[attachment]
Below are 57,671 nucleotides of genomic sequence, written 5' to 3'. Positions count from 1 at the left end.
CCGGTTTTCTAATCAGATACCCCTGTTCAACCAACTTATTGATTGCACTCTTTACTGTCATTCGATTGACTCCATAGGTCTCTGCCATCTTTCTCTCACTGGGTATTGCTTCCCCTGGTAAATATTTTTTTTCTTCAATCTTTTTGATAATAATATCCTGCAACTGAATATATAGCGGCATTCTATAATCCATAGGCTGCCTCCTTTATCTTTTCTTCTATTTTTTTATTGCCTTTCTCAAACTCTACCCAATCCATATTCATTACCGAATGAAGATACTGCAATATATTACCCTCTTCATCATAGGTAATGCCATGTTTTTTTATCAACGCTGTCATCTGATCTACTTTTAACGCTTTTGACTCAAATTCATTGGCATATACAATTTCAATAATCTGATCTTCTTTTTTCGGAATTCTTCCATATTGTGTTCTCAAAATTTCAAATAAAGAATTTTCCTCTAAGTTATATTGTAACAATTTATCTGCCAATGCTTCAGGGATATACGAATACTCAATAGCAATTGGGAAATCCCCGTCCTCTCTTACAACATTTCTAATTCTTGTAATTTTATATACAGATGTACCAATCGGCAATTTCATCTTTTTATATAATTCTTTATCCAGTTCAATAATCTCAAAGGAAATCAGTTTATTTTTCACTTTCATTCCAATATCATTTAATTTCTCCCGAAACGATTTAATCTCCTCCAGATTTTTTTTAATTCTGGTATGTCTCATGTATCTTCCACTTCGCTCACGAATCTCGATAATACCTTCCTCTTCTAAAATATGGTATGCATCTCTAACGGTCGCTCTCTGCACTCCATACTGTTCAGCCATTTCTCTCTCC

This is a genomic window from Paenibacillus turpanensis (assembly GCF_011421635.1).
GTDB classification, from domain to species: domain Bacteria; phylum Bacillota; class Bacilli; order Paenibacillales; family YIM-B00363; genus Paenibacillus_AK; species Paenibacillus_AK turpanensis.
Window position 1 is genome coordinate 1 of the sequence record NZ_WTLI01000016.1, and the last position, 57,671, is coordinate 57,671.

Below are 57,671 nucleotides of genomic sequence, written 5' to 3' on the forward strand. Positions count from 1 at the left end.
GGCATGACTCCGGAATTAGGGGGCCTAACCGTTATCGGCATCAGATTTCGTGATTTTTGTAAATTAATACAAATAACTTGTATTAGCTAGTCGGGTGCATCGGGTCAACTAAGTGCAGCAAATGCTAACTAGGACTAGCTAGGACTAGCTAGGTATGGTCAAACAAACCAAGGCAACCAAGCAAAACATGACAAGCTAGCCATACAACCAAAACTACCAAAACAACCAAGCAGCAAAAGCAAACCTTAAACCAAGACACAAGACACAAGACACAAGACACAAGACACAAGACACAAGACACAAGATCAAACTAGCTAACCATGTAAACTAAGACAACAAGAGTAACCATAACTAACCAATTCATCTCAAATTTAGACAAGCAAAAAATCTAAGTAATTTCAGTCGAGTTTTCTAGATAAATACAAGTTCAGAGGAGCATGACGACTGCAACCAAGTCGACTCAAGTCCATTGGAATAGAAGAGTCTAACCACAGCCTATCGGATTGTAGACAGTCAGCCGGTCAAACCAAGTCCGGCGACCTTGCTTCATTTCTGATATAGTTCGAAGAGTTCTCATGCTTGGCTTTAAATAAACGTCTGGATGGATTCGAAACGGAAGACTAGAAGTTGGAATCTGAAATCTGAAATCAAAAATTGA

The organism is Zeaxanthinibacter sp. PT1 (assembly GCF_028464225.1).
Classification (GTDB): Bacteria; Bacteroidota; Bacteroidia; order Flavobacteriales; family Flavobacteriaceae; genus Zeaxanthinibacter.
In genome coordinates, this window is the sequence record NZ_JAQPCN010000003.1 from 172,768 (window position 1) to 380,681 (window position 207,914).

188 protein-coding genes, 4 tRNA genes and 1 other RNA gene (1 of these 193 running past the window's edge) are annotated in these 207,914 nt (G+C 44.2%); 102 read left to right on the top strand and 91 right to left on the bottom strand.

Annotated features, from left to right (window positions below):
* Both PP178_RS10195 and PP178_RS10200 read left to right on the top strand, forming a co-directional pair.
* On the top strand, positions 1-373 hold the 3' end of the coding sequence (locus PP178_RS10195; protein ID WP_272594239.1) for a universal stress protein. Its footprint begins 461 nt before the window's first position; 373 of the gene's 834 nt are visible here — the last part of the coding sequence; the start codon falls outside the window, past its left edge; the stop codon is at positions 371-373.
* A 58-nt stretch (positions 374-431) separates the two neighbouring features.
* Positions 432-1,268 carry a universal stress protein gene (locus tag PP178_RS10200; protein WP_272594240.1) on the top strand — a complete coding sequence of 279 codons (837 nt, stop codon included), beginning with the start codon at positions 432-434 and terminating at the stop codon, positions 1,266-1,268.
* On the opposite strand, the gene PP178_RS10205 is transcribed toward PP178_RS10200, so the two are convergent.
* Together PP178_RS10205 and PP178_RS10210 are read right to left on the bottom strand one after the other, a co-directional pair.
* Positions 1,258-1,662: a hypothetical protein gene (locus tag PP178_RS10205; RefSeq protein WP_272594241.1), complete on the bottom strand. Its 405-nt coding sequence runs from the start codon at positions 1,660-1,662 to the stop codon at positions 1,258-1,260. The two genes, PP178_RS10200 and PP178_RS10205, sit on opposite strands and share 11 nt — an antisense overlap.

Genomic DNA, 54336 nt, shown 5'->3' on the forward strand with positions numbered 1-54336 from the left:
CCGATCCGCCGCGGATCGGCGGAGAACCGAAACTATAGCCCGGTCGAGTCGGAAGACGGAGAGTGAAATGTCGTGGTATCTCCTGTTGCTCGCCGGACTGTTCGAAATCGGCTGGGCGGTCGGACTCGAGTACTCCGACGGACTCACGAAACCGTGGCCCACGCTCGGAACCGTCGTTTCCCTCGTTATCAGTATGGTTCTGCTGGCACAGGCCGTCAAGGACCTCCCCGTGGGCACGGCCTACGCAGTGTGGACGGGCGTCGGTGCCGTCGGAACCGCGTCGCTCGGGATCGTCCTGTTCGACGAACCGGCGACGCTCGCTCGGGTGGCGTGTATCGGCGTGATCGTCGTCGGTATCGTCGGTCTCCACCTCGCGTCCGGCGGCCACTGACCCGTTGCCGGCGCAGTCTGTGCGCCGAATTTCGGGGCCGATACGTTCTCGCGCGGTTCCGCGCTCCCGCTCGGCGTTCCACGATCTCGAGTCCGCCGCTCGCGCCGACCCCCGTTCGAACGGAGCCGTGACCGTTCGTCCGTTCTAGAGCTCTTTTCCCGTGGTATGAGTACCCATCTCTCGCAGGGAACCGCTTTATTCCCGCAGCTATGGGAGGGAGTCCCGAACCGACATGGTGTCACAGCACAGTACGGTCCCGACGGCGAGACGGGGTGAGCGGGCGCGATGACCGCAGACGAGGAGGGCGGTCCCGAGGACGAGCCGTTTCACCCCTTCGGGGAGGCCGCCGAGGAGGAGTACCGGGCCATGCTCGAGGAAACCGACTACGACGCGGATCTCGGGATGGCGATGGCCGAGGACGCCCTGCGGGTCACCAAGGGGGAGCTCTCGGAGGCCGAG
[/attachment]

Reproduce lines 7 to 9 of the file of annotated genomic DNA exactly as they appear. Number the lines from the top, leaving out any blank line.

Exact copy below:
GGCATGACTCCGGAATTAGGGGGCCTAACCGTTATCGGCATCAGATTTCGTGATTTTTGTAAATTAATACAAATAACTTGTATTAGCTAGTCGGGTGCATCGGGTCAACTAAGTGCAGCAAATGCTAACTAGGACTAGCTAGGACTAGCTAGGTATGGTCAAACAAACCAAGGCAACCAAGCAAAACATGACAAGCTAGCCATACAACCAAAACTACCAAAACAACCAAGCAGCAAAAGCAAACCTTAAACCAAGACACAAGACACAAGACACAAGACACAAGACACAAGACACAAGACACAAGATCAAACTAGCTAACCATGTAAACTAAGACAACAAGAGTAACCATAACTAACCAATTCATCTCAAATTTAGACAAGCAAAAAATCTAAGTAATTTCAGTCGAGTTTTCTAGATAAATACAAGTTCAGAGGAGCATGACGACTGCAACCAAGTCGACTCAAGTCCATTGGAATAGAAGAGTCTAACCACAGCCTATCGGATTGTAGACAGTCAGCCGGTCAAACCAAGTCCGGCGACCTTGCTTCATTTCTGATATAGTTCGAAGAGTTCTCATGCTTGGCTTTAAATAAACGTCTGGATGGATTCGAAACGGAAGACTAGAAGTTGGAATCTGAAATCTGAAATCAAAAATTGA

The organism is Zeaxanthinibacter sp. PT1 (assembly GCF_028464225.1).
Classification (GTDB): Bacteria; Bacteroidota; Bacteroidia; order Flavobacteriales; family Flavobacteriaceae; genus Zeaxanthinibacter.